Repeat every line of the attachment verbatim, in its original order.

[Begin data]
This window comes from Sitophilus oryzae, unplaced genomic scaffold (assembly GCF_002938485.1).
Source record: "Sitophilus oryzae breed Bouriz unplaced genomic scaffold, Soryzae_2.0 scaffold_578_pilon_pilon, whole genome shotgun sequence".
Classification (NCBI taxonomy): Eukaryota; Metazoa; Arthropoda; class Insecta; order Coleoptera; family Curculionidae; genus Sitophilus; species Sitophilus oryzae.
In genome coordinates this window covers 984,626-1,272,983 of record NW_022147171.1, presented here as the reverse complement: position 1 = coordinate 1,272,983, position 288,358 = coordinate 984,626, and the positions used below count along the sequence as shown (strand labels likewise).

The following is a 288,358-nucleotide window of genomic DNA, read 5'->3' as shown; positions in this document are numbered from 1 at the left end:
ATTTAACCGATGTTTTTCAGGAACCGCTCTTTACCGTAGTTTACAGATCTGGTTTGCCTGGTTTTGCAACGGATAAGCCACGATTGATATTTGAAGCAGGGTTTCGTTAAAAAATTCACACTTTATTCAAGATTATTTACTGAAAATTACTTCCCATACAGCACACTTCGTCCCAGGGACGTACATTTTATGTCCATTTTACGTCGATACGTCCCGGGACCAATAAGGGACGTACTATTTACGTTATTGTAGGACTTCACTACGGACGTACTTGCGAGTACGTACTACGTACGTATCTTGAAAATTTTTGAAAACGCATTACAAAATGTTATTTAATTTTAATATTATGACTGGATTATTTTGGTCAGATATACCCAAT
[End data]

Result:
This window comes from Sitophilus oryzae, unplaced genomic scaffold (assembly GCF_002938485.1).
Source record: "Sitophilus oryzae breed Bouriz unplaced genomic scaffold, Soryzae_2.0 scaffold_578_pilon_pilon, whole genome shotgun sequence".
Classification (NCBI taxonomy): Eukaryota; Metazoa; Arthropoda; class Insecta; order Coleoptera; family Curculionidae; genus Sitophilus; species Sitophilus oryzae.
In genome coordinates this window covers 984,626-1,272,983 of record NW_022147171.1, presented here as the reverse complement: position 1 = coordinate 1,272,983, position 288,358 = coordinate 984,626, and the positions used below count along the sequence as shown (strand labels likewise).

The following is a 288,358-nucleotide window of genomic DNA, read 5'->3' as shown; positions in this document are numbered from 1 at the left end:
ATTTAACCGATGTTTTTCAGGAACCGCTCTTTACCGTAGTTTACAGATCTGGTTTGCCTGGTTTTGCAACGGATAAGCCACGATTGATATTTGAAGCAGGGTTTCGTTAAAAAATTCACACTTTATTCAAGATTATTTACTGAAAATTACTTCCCATACAGCACACTTCGTCCCAGGGACGTACATTTTATGTCCATTTTACGTCGATACGTCCCGGGACCAATAAGGGACGTACTATTTACGTTATTGTAGGACTTCACTACGGACGTACTTGCGAGTACGTACTACGTACGTATCTTGAAAATTTTTGAAAACGCATTACAAAATGTTATTTAATTTTAATATTATGACTGGATTATTTTGGTCAGATATACCCAAT